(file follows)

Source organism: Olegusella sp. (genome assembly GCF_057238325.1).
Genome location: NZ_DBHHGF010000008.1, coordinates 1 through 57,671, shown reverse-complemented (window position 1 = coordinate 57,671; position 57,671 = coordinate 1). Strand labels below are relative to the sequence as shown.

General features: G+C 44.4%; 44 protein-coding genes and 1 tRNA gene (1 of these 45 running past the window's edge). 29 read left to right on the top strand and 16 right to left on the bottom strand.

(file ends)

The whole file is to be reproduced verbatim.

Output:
Source organism: Olegusella sp. (genome assembly GCF_057238325.1).
Genome location: NZ_DBHHGF010000008.1, coordinates 1 through 57,671, shown reverse-complemented (window position 1 = coordinate 57,671; position 57,671 = coordinate 1). Strand labels below are relative to the sequence as shown.

General features: G+C 44.4%; 44 protein-coding genes and 1 tRNA gene (1 of these 45 running past the window's edge). 29 read left to right on the top strand and 16 right to left on the bottom strand.